There is a marked difference in the teachings of Christ between the reason behind and the results of a Christian’s thoughts, words, and actions.
The irony is that, in reality, many of you do treat your enemies as you would have them treat you, even when you know they don’t deserve it, when you believe it won’t help them, and even when you know they are just going to take advantage of you. But, something is different with those you love, isn’t it? Your expectations are higher for those you love—especially because it is much easier to see the results of the way you treat those that you love. Yeah, the idea of world peace and the ending of world hunger is awesome and amazing to think about and aspire toward but, honestly, would that really change your day to day life all that much?
Compare that, though,
– with having a husband who washes the dishes and gives you flowers on a regular basis,
– with having children who don’t have to be told a third time to get their pajamas on, brush their teeth, and get into bed,
– with having a boss who respects you and your work with bonuses and raises and words of praise,
– with having a friend who will finally listen to you and your problems for once.
– that selfishness that causes you to disobey Jesus’ Golden Rule is based almost entirely on the result that your life won’t get any better if you follow it.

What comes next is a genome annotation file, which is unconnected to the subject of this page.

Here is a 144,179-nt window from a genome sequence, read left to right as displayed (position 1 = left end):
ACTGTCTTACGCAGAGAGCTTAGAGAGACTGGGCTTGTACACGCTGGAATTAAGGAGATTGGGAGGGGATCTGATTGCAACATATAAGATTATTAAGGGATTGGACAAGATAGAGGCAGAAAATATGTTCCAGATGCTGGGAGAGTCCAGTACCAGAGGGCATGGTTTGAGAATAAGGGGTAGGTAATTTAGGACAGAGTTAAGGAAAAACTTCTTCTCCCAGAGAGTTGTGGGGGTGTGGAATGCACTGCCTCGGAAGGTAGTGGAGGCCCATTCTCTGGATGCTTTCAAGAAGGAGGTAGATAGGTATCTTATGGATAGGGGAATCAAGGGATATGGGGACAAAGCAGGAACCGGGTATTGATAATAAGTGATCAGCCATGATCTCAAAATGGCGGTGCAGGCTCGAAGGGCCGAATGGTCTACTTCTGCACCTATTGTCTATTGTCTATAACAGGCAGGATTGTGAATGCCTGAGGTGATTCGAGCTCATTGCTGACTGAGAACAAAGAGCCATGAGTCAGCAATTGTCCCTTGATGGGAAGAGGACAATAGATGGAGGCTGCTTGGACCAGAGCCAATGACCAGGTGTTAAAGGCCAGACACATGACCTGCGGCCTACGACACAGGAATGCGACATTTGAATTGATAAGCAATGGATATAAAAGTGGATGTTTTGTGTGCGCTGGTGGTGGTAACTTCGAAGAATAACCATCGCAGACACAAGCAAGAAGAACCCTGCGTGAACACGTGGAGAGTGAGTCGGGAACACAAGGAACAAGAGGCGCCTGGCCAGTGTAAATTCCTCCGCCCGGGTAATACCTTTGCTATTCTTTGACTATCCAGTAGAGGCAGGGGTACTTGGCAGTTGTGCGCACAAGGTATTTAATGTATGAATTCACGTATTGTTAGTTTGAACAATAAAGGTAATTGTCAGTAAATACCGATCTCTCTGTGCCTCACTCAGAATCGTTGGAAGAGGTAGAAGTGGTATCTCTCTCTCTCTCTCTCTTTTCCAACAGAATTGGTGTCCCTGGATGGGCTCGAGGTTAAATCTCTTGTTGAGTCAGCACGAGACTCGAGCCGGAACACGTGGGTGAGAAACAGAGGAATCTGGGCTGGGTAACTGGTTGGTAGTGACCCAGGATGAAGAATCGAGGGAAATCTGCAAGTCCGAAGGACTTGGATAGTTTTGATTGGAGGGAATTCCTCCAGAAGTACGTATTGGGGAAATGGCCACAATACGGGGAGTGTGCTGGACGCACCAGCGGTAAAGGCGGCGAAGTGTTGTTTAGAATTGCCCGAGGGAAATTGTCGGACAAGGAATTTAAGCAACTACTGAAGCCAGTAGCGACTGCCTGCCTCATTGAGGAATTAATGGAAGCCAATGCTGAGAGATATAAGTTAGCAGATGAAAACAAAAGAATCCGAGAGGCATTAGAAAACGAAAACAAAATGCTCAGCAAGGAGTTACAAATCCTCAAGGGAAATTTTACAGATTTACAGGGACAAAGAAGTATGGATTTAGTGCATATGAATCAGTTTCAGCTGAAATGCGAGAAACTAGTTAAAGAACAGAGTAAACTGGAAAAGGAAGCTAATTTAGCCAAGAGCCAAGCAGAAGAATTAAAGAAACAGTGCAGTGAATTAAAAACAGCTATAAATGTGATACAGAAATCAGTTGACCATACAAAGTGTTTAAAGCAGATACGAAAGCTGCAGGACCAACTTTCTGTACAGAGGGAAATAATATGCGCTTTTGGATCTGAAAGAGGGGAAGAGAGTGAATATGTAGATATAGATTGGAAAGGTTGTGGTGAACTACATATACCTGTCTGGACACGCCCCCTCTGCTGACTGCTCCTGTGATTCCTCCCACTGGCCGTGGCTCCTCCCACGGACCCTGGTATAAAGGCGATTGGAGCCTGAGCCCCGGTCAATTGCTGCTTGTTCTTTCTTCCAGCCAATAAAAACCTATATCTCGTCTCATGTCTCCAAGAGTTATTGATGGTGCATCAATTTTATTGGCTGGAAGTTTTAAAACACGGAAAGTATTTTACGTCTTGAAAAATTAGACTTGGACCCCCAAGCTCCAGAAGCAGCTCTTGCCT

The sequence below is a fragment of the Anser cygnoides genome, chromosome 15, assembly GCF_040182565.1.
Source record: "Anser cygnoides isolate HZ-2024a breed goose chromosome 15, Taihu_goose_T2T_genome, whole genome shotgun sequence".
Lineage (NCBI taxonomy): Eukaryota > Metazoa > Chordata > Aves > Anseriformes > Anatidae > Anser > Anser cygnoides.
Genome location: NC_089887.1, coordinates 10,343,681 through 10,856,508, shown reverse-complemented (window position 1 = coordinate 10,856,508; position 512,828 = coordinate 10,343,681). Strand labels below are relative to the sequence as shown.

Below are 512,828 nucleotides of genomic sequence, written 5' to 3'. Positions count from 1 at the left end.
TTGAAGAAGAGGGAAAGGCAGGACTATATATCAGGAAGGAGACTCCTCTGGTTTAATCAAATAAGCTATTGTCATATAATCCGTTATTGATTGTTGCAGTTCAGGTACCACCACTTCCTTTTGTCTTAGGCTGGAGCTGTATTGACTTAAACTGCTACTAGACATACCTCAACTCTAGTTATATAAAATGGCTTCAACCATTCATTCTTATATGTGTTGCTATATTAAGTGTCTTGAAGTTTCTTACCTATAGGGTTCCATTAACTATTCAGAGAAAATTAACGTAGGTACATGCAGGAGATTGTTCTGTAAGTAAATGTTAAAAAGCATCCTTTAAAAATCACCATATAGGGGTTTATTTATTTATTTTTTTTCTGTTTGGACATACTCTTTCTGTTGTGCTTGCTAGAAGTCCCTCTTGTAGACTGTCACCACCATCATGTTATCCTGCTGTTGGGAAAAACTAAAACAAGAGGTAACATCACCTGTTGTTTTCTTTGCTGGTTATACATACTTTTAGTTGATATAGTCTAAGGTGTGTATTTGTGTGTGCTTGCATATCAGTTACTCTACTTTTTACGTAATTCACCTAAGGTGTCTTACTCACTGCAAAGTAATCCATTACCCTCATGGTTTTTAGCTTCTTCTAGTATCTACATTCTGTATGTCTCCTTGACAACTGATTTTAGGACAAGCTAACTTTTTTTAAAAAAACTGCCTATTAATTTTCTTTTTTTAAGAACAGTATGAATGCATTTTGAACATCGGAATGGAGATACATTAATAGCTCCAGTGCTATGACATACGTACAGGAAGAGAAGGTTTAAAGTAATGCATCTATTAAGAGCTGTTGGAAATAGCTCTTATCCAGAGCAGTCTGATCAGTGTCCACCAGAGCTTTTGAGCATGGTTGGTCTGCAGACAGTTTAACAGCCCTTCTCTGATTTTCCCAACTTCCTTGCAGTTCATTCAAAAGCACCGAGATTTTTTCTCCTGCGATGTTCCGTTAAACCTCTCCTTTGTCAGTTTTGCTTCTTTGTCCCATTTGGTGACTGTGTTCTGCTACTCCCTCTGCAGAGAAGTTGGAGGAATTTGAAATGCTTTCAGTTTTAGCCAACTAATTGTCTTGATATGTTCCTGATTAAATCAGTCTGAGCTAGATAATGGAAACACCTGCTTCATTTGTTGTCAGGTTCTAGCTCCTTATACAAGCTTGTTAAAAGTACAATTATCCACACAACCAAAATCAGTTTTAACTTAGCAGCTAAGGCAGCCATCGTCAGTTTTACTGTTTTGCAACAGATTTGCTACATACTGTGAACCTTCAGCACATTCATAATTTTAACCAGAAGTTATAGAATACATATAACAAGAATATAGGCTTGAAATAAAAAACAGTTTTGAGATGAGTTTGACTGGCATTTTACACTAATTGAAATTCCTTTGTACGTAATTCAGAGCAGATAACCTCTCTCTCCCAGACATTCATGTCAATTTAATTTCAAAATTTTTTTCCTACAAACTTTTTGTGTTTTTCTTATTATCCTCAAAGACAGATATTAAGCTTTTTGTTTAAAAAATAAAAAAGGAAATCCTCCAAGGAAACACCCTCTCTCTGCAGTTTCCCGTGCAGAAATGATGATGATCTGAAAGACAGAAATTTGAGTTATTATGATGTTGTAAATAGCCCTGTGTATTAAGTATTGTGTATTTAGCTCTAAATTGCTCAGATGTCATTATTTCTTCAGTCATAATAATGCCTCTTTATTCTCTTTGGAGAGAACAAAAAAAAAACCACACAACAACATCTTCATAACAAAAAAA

Stop worrying about the results. Concern yourself, instead, with the cause. Do not give to your children because they are cute and cuddly. Do not lend to your neighbor because some day you may need someone to lend to you. Yes treat others in the way that you would like to be treated…but not so that they will treat you the same way.
Instead, treat them the way you would like to be treated because you have already been treated well by your God who gave you all things; who filled your cup to overflowing.
God demonstrates his own love for us in this: while we were still sinners, Christ died for us. You didn’t deserve it, but God showed you love and forgiveness anyway.
Father, forgive them for they do not know what they are doing. He prayed for those he loved as he was actively winning their salvation. Did they learn any responsibility for their sin from his action? No, they spit at him, beat him, hurled insults at him, and drove nails through his hands and feet. But Jesus showed love and forgiveness anyway.